After breaking record after record, bitcoin’s year-long rally let out some steam on Thursday, losing 20% of its value in just 24 hours, as Reuters reported. Still, bitcoin is ten times more valuable now than it was in January, and just keeps growing in popularity — skeptics, volatility and scams notwithstanding.
Of course, if you’ve gotten lucky enough to make a killing off the cryptocurrency rally, there’s still a little bad news.
Just like other types of income, the cash you earn from selling bitcoin for a profit isn’t all yours: Uncle Sam wants a cut and considers your bitcoin to be taxable, according to the Internal Revenue Service.
Indeed, the IRS has begun to crack down, and on Wednesday, a federal judge ruled that San Francisco-based cryptocurrency exchange Coinbase would need to comply with the agency’s demands — turning over the records of about 14,000 traders to the government. Why?
From 2013 through 2015, less than 900 people reported bitcoin profits to the IRS — even though about “14,000 Coinbase users have either bought, sold, sent or received at least $20,000 worth of bitcoin in a given year” during that period, according to a court document filed by the feds. That suggests “many Coinbase users may not be reporting their bitcoin gains.”
Concerned you might get in trouble? While you’re unlikely to need to worry if your bitcoin transactions are small — specifically, less than $600 — here’s how you can figure out if you owe anything (and what you owe) for sure.
How to find out if you owe tax on bitcoin
There a few scenarios in which you might owe tax on your bitcoin or other cryptocurrencies. “The way it’s taxed depends on the way it’s used,” Lisa Greene-Lewis, a certified public accountant with TurboTax, said. “There are employers paying their employees in bitcoin, [and] if that’s the case, you report it as if it were your earnings.”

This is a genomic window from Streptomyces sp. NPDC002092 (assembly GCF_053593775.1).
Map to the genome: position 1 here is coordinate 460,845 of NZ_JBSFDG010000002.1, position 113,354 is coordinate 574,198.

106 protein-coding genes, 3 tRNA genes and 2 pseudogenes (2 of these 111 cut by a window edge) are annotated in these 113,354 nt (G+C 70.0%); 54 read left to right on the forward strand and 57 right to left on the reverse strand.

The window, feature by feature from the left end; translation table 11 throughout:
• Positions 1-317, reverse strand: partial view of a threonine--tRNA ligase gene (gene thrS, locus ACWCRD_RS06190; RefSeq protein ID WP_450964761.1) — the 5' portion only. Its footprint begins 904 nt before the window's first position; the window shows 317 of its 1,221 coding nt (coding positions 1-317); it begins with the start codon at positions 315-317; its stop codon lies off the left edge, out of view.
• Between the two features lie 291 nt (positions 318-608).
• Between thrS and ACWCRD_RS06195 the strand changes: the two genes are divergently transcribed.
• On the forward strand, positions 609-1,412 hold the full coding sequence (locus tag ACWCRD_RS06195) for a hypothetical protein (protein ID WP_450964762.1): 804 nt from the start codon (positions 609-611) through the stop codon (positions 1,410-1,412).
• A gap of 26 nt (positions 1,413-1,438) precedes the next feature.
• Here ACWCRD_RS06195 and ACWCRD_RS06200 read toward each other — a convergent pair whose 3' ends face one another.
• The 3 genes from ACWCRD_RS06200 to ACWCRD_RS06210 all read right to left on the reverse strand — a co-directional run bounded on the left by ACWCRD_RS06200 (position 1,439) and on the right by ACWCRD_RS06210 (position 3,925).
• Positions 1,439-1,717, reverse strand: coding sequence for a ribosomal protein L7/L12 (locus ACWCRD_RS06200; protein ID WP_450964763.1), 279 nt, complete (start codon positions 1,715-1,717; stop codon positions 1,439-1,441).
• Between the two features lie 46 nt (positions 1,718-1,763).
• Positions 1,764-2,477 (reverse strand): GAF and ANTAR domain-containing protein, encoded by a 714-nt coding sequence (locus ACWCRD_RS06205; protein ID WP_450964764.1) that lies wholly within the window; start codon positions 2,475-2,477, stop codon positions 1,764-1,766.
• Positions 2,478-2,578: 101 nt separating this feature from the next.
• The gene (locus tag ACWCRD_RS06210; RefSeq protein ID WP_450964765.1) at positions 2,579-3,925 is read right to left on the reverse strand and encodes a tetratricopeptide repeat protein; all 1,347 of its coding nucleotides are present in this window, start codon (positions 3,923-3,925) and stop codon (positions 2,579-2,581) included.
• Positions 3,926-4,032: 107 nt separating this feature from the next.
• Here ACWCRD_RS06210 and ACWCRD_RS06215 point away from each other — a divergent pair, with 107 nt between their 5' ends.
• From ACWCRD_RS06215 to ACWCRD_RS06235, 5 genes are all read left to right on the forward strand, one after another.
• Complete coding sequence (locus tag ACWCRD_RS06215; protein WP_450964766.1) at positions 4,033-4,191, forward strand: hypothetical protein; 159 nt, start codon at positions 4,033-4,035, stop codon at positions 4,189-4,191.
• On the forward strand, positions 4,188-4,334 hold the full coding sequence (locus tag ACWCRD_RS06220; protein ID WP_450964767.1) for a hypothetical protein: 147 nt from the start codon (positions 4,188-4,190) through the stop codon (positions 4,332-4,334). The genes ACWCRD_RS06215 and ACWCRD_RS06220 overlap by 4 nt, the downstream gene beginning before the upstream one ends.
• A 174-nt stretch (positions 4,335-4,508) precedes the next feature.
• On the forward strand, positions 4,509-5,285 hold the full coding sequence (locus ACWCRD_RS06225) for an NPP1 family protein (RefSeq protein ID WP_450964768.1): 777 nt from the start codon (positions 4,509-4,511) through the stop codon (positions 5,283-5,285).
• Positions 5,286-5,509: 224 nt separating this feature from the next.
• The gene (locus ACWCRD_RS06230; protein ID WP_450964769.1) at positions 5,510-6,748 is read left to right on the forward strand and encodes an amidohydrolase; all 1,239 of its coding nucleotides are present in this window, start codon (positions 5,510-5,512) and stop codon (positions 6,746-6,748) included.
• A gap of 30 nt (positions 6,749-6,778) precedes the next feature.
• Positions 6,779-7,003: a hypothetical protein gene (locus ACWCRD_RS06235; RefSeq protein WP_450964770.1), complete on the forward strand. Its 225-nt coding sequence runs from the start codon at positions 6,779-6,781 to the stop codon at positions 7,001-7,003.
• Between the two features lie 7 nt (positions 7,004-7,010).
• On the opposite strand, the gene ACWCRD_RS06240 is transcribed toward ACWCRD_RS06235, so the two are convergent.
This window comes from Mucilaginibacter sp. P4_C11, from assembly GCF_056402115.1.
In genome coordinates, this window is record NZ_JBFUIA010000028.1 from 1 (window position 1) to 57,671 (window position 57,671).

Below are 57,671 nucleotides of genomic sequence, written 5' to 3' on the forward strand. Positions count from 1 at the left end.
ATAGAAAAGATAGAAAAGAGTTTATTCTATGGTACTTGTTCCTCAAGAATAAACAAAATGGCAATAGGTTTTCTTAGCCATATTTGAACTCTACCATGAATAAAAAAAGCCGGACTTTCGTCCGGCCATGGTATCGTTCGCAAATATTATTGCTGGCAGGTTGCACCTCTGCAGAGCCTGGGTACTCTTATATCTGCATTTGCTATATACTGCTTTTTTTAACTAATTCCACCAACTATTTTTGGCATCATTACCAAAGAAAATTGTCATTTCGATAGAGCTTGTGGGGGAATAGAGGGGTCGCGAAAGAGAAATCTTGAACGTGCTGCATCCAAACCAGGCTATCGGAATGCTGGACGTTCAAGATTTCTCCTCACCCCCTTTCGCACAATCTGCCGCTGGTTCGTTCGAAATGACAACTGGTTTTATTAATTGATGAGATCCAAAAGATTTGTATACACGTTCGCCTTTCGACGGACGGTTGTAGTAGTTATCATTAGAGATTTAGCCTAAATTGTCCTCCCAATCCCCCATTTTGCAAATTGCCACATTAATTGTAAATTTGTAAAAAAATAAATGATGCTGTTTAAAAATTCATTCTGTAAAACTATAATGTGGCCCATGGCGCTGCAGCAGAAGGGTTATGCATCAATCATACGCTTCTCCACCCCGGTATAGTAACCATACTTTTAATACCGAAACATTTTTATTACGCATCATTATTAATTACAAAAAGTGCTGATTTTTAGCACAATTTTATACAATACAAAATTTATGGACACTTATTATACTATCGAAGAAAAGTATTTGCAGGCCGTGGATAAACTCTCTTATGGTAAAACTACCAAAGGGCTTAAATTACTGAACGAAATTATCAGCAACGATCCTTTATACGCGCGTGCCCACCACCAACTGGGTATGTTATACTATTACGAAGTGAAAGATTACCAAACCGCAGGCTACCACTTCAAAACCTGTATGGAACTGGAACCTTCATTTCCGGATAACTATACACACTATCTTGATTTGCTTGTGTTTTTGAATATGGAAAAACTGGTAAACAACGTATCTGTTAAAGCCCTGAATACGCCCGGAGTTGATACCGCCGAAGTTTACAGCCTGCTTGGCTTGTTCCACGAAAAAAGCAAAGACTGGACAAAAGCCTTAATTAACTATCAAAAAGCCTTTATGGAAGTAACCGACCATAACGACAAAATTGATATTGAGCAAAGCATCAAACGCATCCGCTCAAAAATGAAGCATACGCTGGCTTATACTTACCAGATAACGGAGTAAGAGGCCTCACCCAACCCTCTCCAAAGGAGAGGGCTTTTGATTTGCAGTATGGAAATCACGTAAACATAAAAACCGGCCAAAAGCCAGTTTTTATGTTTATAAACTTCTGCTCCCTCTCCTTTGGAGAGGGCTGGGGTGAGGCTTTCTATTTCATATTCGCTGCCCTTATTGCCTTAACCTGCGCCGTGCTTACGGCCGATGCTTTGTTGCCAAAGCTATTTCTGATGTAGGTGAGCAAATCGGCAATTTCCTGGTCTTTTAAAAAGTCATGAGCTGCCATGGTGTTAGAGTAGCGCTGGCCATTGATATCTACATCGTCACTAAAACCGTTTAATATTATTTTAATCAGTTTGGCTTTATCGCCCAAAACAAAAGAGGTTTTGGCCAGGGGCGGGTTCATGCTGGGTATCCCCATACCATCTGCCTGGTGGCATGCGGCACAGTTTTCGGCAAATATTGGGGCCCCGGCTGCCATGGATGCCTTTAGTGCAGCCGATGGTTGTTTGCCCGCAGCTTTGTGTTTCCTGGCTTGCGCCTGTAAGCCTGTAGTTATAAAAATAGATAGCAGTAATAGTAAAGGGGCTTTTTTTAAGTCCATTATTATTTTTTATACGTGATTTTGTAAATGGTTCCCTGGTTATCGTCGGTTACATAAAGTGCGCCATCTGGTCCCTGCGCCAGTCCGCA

That’s fairly simple — but “bitcoins that are held as an asset will be taxed as a capital asset, just like stocks,” she said.
If you’ve never dealt with capital gains before, the gist of it is that when you sell an asset for a profit (aka “gain”), whether it’s a stock, a bond or bitcoin, you need to pay the government a percentage of the money you made off the sale.
As with personal income tax, the amount of tax you pay under capital gains depends on your income, though the rates are all significantly lower: The top rate for the capital gains tax is typically 20%, compared with 39.6% for the top income tax bracket.
One especially tricky tax wrinkle kicks in when you use your bitcoin to buy goods or services.
In the government’s eyes, as the Balance and Money reports, bitcoin is property, not money — so purchasing with it constitutes two transactions: A sale of property and then the actual purchase. That means you need to pay any applicable capital gains tax, because you’re technically selling property first, even though it feels like you’re just paying for a pizza.
Finally, if you mine bitcoin, you’ll also need to report that income to the IRS, according to TurboTax.
Need more advice? Check out Investopedia’s helpful bitcoin tax guide.
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